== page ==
So, who will benefit the most from the changes in the tax law? Not suprisingly Major Leage Baseball's very own franchise, the Expos! (Wow, you mean Bud Selig finally gives Washington D.C. its own baseball team, and Congress changes the tax law increasing the resale value of all MLB teams by about 5%! Amazing! Who'da thunk it?)

The reason the Expos will benefit most from this change in tax laws is that they will be sold this winter to the highest bidder... who just got a gigantic tax break from the Federal Government... and will be expected to pass most of that along to Montreal Expos L.P.

Excerpt from: Montreal Expos Owner Review
by: Byron Clarke, thecubdom.com May 26, 2004

The Montreal Expos are owned by a limited partnership, Montreal Expos L.P., which is in turn owned (I assume equally) by the other twenty nine major league baseball clubs. Further complicating the situation, limited partnerships must have a general partner which is responsible for managing the (limited) partnership.

This general partnership is named Montreal Expos GP, Inc. This is a shell corporation which allows the Office of the Commissioner of Baseball to run the team. Thus, in short, all twenty nine Major League Teams own the Montreal Expos, but the team is controlled by the office of the Commissioner of Baseball (OCB). (However, the OCB of course was set up and controlled by MLB owners.)

So how much will this mean for MLB? Well, the Expos franchise value has grown about 2.89% annually since 1991 (this is a horrible rate of return), but we are going to assume at least semi-competent management... thus I'll bump the discount rate up to a nice (arbitrary) 5%. Also, if Forbes is to be trusted, the Expos are a $145 M franchise before moving to Washington, and the new location should be worth at least $35 M to MLB (thus I will assign a pre-tax change value of $180 M to the franchise).

These assumptions lead to an additional present value of $33 million for MLB. (The tax change present value has an inverse relationship with the discount rate... and the 5% is probably low-balling it, so I also computed the savings with a discount rate of 10%, and that reduces the value by $11 million to $23 million.)

The long and the short of it? I believe the Washington Franchise will sell for about $205 - $225 million dollars. This will be an increase of about $100 million for MLB owners (who bought the team in 2002 from Jeffrey Loria for $120 M.) Each owner should pocket about $3.5 million as a result.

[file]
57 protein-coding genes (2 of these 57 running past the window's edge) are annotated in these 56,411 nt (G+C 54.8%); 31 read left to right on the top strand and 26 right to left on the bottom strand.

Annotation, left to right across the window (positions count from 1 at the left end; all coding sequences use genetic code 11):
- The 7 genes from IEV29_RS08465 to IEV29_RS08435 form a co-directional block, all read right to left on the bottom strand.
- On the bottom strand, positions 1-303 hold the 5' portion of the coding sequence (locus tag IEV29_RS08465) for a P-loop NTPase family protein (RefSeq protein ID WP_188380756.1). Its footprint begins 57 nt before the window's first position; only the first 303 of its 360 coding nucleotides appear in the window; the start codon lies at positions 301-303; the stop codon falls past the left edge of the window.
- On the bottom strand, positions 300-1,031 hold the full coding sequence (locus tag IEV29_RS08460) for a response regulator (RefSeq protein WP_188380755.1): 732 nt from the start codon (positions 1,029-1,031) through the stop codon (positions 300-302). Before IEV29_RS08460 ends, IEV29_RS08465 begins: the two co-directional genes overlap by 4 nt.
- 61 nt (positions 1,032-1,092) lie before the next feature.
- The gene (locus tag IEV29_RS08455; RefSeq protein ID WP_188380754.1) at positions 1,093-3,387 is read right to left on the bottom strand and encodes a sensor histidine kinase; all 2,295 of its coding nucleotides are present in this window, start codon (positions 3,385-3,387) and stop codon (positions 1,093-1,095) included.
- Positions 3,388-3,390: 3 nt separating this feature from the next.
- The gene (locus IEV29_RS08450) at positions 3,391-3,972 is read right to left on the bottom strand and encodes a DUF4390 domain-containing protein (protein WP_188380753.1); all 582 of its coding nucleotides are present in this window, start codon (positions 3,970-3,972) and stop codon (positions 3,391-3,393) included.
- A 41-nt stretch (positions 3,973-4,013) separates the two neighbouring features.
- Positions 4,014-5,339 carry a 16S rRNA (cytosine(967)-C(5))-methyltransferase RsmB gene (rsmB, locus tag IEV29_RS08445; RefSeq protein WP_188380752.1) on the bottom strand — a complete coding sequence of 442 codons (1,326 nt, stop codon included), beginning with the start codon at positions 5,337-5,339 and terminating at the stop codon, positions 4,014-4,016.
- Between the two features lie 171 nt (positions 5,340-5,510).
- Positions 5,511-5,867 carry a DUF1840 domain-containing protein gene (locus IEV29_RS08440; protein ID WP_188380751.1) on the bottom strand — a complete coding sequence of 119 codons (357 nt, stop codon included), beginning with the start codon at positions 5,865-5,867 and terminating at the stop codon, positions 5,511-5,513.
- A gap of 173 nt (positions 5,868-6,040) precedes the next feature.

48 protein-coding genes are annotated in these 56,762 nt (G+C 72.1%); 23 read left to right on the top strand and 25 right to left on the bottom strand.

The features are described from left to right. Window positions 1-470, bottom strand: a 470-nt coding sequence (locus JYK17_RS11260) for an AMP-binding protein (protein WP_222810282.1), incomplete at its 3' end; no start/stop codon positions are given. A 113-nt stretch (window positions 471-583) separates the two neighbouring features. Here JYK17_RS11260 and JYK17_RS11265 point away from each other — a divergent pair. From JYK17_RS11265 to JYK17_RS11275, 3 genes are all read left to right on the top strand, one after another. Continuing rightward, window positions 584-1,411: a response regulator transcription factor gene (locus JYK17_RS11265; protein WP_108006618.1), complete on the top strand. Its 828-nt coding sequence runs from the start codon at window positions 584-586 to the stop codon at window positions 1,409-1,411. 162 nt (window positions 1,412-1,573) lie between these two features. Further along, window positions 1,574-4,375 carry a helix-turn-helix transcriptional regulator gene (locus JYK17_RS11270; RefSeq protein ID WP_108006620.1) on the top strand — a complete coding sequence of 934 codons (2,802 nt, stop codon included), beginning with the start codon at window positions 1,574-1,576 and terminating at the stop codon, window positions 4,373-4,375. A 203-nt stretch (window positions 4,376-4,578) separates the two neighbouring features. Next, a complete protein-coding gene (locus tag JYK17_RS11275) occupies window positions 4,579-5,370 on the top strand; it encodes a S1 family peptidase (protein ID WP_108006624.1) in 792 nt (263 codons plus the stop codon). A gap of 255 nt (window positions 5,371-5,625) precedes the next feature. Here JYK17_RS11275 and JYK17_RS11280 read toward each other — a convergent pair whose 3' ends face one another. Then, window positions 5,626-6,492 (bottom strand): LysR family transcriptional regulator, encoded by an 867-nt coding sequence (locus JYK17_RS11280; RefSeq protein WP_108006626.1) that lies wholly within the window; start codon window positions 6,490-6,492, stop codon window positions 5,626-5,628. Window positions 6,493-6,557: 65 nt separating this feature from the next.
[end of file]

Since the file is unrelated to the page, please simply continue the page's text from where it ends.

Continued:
So, what happens when you give 29 owners an extra $3.5 million a piece? The small market clubs pocket the cash (yes Tampa Bay... I'm calling you out) and the large market teams drive up the free agent market (do you really think King George will pocket $3.5 M rather than trying to buy another title?)

Finally, throw in the $2 million per team for the XM Satellite Radio deal, and I think we can all see the free agent market gravitating back towards where it was in 2000.

Being quite capable of doing the math... super-agent Scott Boras has sensed the market pendulum swinging... and now wants a 10 year deal for Carlos (Dracula) Beltran.

Derek Smart at the Big Red C has done a phenomenal job documenting the Beltran saga... I point you there.
The Legend of Dracula
Beltran Sweepstakes - AL West
Beltran Sweepstakes - AL Central
Beltran Sweepstakes - AL East
Beltran Sweepstakes - NL West
Beltran Sweepstakes - NL East
Beltran Sweepstakes - NL Central

Posted by Byron at November 5, 2004 10:53 AM | Bookmark and Share | BallHype: hype it up!
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2 Comments

Byron,

Very nice job, I did not know they do sucha good job of teaching tax in a finance program or are you working on an MST. Anyway, I think Verdi's facts are correct I just don't agree with his conclusion that every MLB teams value just went up by 5% which is also a point made by one of the comments which you do a masterful job of explaining.

The teams that will get an immediate tax benefit are teams that have a high inside basis, in other words teams who were purchased/sold recently i.e. Washington, and Boston Red Sox. The Cubs do not benefit is severly limited and in no way increases thier value by 5% as Verdi points out. However, as you allude it will make the purchase of a team in a good market like the Cubs much more attractive for new ownwership groups. Keep in mind the writeoff of their basis will be prospective since these changes will not allow to carryback a loss (too complicated to explain).

Finally, what does 6 million get you these days inthe FA market a washed up reliever or a washed up shortstop. SIx million is chump change for the spenders.

Thanks for the nice remarks... I know my taxes because I am a double major in Finance & Accounting... and am currently taking a tax class.

The point about the $6 million is that since all teams are getting it, it is inflationary. Thats one of the reasons $6 million only gets you a middling shortstop nowadays... the more money going into the system... with the number of players being held constant is causing inflation among player salaries... and we've seen pretty good evidence of that so far this winter. Omar Vizquel 3 years 12.25 million??? Troy Percival 2 years $12 million? those numbers weren't even being broached last year.